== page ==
In the 1920s and 30s, Blandford had its own airfield known as
the Blandford Aerodrome. It could be found next to Blandford Cemetery along
Salisbury Road where today there is housing.
Apparently, it had three grass landing strips and was on the
Automobile Association’s Register of Approved Landing Grounds all of which were
inspected monthly. For an annual subscription, each AA member was provided with
a site plan and airfield map reference. Facilities such as hangers were listed together
with any hazards such as overhead power lines. Fuel supply details and suitable
overnight accommodation were also detailed. The AA also provided a box for
messages to be left which would be collected by an AA motorcyclist who would
pass them on, as required.
In November 1931, a Bryanston schoolmaster crashed at
Blandford when he lost control of his aircraft.
In Blandford Hospital with concussion and severe cuts, he laconically
commented, ’luckily it did not burst into
flames or I wouldn’t be telling the story!’
Blandford Airfield’s most memorable day was Wednesday 11th
July 1934, when Alan Cobham’s Air Display Team arrived. With afternoon and
evening shows, a large attendance was attracted. The group, known as his ‘Flying Circus’, consisted of daredevil
pilots and parachutists and ten propeller driven aircraft. Among them was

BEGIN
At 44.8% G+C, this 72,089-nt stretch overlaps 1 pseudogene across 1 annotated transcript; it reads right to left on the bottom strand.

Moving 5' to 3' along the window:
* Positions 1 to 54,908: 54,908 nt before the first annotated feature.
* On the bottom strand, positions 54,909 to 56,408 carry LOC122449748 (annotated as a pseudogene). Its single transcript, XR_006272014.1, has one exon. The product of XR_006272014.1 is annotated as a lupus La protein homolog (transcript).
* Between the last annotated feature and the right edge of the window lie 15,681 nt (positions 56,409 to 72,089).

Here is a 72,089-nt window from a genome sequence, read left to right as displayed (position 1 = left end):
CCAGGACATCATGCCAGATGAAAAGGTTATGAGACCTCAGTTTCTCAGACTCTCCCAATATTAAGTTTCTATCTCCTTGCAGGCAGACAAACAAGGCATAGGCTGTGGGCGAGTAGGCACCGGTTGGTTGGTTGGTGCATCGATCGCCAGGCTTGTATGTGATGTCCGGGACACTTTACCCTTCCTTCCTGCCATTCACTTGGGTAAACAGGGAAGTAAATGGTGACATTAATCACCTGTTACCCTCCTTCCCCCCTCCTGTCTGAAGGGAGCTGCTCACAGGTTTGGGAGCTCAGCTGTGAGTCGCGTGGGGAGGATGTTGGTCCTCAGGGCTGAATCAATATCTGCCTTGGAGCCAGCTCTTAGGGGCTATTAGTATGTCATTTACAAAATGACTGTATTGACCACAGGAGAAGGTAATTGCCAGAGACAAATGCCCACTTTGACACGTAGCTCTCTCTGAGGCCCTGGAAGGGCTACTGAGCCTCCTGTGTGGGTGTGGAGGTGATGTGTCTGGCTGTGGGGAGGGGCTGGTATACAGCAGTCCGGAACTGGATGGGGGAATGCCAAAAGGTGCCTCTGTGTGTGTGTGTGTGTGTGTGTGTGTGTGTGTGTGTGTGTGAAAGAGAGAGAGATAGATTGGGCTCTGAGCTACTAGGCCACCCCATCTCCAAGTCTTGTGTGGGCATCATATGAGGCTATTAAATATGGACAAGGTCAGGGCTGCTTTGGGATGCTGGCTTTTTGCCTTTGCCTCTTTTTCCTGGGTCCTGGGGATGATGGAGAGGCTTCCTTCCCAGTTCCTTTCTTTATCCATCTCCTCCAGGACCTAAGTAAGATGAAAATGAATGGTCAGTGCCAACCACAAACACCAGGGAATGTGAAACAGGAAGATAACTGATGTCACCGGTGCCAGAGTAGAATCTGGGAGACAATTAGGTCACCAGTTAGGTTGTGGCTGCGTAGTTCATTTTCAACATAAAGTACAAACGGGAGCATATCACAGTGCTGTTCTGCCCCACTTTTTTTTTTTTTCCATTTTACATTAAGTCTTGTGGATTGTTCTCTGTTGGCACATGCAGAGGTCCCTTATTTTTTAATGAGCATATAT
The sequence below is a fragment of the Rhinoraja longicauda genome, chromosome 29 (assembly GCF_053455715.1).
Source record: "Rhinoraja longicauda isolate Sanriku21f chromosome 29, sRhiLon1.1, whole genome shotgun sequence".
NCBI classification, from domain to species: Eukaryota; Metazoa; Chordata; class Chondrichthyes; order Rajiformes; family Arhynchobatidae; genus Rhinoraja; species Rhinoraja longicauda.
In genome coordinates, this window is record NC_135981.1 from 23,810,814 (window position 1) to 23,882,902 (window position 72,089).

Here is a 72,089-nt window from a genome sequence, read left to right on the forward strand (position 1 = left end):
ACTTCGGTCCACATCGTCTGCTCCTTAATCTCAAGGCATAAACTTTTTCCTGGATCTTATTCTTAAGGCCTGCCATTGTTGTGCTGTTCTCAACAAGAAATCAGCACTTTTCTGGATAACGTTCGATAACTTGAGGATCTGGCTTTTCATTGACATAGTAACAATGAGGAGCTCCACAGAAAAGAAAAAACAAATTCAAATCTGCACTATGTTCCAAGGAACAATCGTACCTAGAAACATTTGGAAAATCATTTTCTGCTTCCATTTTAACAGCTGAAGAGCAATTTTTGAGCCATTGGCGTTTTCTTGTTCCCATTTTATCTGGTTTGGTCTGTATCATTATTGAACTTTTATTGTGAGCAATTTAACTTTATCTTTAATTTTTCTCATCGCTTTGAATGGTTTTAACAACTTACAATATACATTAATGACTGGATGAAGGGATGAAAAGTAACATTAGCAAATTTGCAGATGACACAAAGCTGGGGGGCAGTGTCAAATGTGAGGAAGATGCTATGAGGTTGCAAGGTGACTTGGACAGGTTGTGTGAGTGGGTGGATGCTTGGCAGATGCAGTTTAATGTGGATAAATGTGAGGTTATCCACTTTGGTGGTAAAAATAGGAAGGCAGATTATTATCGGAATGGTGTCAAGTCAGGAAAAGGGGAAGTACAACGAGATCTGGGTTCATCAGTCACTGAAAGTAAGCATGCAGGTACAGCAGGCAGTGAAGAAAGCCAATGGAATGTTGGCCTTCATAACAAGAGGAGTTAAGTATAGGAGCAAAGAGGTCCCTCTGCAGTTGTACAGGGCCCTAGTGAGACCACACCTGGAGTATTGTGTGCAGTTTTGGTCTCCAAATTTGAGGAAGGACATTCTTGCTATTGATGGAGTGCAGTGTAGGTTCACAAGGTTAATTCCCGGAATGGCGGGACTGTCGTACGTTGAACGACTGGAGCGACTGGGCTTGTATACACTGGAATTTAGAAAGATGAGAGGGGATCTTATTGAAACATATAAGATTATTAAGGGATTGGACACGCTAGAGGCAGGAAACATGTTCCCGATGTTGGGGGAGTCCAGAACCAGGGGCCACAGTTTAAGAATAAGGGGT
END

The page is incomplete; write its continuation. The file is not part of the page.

Flight Lieutenant Tyson and ‘glider girl’
Joan Meakin. Tyson’s performance involved looping a hoop located on the
airfield, picking up a handkerchief with his wing tip and then flying upside
down at 50 feet. Joan Meakin was the first woman to ‘loop the loop’ in a glider. Former Blandford Town Clerk, Charles Lavington
‘The late Sir Alan
Cobham and Captain Black were two of the pilots I remember. I think the charge
for a flight over the town was five shillings (25p) with an additional charge
if one took part in stunt flying such as loop the loop.’
There was a competition to win free flights as well as free
flights for local dignitaries.
In July 1935, Blandford Town Council was making
representations to the Air Ministry for the site to be taken over to become a
Royal Air Force base together with the then closed former RAF Blandford Camp
site. Unfortunately, the proposal did not come to fruition as the site was
considered too small not meeting the Air Ministry’s minimum 1,100 sq. yards
requirement. Three years later there was less enthusiasm for a RAF bombing
range being established a little to the north of the Cemetery Aerodrome. The
Council had been invited to a bombing demonstration at Porton Down. The
councillors were divided on the proposal but the mayor cast his vote against
the bombing range so it progressed no further.